Iraqi Shiite cleric and leader of the Sadrist movement Muqtada al-Sadr has launched what looks like an early electoral campaign in preparation for the parliamentary elections slated for June 6. Sadr had said before that he would not participate in the elections this time, but he has changed his mind and declared that not only will he participate in the elections, he also plans to win a majority required to gain the premiership.
Sadr has ordered his followers to gather on Dec. 4, in a mass demonstration attending Friday pray and declare unity against the opponents. This was seen as mobilization for widespread participation in the early parliamentary elections.
In the same vein, thousands of his supporters answered Sadr’s call to demonstrate in Tahrir Square in the center of Baghdad on Nov. 27, demanding “an end to corruption.”
Sadr did not attend the protests to address his supporters, some of whom were wearing army fatigues. He sent a representative, Sheikh Khudhayer al-Ansari, who tried to emulate the religious and political oratory style of Sadr and his father, Mohammed Sadiq al-Sadr.
Sadr’s propaganda among his supporters is that he “does not seek to be in power” but “wants to vanquish those who want to harm Iraq.”
The top Shiite cleric tried to reassure the people and political forces that his move to win the elections will not be through “violence, killings, starting fires, blocking roads, bombing, occupation or any form of injustice.”
Nonetheless, Sadr’s supporters put on quite a violent show in the city of Nasiriyah, capital of the Dhi Qar governorate, raising speculation that Sadr might resort to violence to snatch a victory in the early elections and secure the position of prime minister.
On the evening of Nov. 27, Sadr’s supporters clashed with sit-in protesters at Haboubi Square in Nasiriyah, killing seven people and wounding more than 70.
Protesters in Dhi Qar said that Sadr’s supporters wanted to take over the square and disperse the sit-in, which resulted in clashes between the two sides.
A few hours after the brawl, Sadr’s supporters set ablaze the protesters’ tents in Haboubi Square, which have been pitched since October 2019. These protesters have been calling for real reforms and holding those who killed their friends accountable. They were not satisfied with the resignation of former Prime Minister Adel Abdul Mahdi, nor with Mustafa al-Khadimi’s promises of early elections, which did not persuade them to end their demonstrations, as happened in Baghdad.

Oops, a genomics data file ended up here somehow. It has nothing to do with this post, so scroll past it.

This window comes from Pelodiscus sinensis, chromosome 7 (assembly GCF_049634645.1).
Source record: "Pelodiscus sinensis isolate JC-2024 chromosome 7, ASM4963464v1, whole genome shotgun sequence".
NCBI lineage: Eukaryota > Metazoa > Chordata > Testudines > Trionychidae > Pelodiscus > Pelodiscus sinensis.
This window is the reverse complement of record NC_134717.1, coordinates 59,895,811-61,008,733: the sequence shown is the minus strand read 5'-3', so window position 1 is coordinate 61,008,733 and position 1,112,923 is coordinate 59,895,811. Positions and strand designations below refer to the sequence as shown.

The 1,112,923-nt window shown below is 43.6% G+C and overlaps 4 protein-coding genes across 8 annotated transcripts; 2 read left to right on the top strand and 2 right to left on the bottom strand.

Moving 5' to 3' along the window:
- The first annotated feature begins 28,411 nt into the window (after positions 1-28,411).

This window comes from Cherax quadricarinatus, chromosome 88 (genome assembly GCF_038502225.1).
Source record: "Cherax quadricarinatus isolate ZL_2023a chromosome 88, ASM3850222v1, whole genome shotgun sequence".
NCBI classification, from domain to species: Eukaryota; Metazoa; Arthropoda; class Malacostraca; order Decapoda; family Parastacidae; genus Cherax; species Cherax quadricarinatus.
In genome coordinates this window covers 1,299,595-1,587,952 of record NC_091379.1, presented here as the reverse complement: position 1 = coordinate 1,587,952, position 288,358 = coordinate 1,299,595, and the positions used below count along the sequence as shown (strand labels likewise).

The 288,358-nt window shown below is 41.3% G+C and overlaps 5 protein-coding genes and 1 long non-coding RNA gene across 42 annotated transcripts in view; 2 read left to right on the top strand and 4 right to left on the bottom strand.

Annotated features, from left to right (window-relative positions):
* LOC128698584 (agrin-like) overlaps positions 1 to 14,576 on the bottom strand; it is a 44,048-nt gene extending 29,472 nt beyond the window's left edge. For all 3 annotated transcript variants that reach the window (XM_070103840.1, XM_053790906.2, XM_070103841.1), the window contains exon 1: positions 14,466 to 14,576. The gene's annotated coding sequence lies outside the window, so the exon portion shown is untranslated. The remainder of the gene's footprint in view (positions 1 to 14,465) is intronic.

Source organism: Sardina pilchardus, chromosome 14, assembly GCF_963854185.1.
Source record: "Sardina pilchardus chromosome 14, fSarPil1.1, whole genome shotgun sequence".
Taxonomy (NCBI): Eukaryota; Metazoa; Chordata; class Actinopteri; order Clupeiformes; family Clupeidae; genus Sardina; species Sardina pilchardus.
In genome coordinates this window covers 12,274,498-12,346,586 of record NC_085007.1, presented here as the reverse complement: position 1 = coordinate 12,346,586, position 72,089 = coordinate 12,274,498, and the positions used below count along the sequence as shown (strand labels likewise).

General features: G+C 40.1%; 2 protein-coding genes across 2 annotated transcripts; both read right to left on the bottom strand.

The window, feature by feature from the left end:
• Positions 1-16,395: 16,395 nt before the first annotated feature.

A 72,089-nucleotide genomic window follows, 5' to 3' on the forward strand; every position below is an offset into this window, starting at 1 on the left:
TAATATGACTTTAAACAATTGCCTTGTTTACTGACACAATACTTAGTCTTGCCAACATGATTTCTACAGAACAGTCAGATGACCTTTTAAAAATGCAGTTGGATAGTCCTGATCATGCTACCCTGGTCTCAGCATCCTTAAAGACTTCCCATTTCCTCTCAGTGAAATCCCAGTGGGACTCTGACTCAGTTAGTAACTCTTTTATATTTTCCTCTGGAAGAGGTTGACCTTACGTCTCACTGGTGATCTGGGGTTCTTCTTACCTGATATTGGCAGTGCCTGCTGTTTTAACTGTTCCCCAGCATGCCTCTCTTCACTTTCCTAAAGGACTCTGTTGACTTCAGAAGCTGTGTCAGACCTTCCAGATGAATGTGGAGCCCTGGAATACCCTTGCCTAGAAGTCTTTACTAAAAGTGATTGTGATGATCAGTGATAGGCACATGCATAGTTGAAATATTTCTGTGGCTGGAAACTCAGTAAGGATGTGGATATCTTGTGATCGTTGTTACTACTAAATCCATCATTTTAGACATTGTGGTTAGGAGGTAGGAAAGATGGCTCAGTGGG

The protesters in Dhi Qar built new tents, returned to the square, and continue to protest.
It is true that the Iraqi cleric urged his supporters to join the October 2019 demonstrations, but he turned against the protesters months later, which prompted them to shout slogans against him in the streets. Sadr is criticized by many on the streets of Iraq.
According to observers, Muqtada wants to end the protests.
“Sadr got what he wanted from the demonstrations, which is a new electoral law approved by parliament,” a source in the Iraqi Communist Party told Al-Monitor. “People in the streets are no longer sparing Sadr in their slogans and chants.”
Sadr does not seem to be banking on the votes of Iraqi protesters in the upcoming elections, especially since the new electoral law divides Iraq into small electoral districts, which works to the advantage of the Sadrist movement — capable of distributing its supporters’ votes to its candidates. Meanwhile, protesters are divided and split between different groups.
Sadrist parliament members have been intensifying their television appearances on political programs in a bid to promote voting in the elections; they’re calling on demonstrators to end their protests and resort instead to elections to bring about the political change they demand.
Harith Hasan, a nonresident senior fellow at the Malcolm H. Kerr Carnegie Middle East Center, said the “Sadrist movement widely believes that the new electoral law would allow it to increase its seats in parliament because the seats in the new electoral law have been distributed widely in different Iraqi districts, and Sadrists believe they can gain more seats by managing their voters to vote for a specific candidate in each district.”
During Iraq’s three parliamentary elections held between 2005 and 2014, the Sadrist movement maintained about 11% of the seats. In the 2018 vote, however, it won about 15.8% of the parliamentary seats, making it the largest bloc with 52 parliament members.
Amin Zwair, a parliament member for Sadr’s Sairoon Alliance, said, “The Sadrist supporters are ideological, and we can direct them.”
He told Al-Monitor, “When we instruct our voters to vote for a candidate, they do it.”
Yet it seems unlikely that the Sadrist movement will have the upper hand in the Cabinet formation, as the Iraqi political game does not guarantee a parliamentary majority for any party without having to form alliances with other political forces. The political parties will not feel comfortable handing over the most important positions in the Iraqi government to Sadr.
In fact, the results of the elections cannot be predicted as of now, but the Sadrist movement appears to be playing its cards to try and seize a win and has already launched its electoral campaign by mobilizing people in large demonstrations in the street. Most importantly, no one can predict Sadr’s next move.